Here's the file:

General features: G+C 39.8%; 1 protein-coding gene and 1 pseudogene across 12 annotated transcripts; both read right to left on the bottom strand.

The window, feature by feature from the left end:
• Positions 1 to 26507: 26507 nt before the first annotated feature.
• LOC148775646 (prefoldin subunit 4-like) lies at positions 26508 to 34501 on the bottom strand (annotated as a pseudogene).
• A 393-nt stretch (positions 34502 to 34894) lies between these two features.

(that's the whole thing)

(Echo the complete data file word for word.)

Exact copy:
General features: G+C 39.8%; 1 protein-coding gene and 1 pseudogene across 12 annotated transcripts; both read right to left on the bottom strand.

The window, feature by feature from the left end:
• Positions 1 to 26507: 26507 nt before the first annotated feature.
• LOC148775646 (prefoldin subunit 4-like) lies at positions 26508 to 34501 on the bottom strand (annotated as a pseudogene).
• A 393-nt stretch (positions 34502 to 34894) lies between these two features.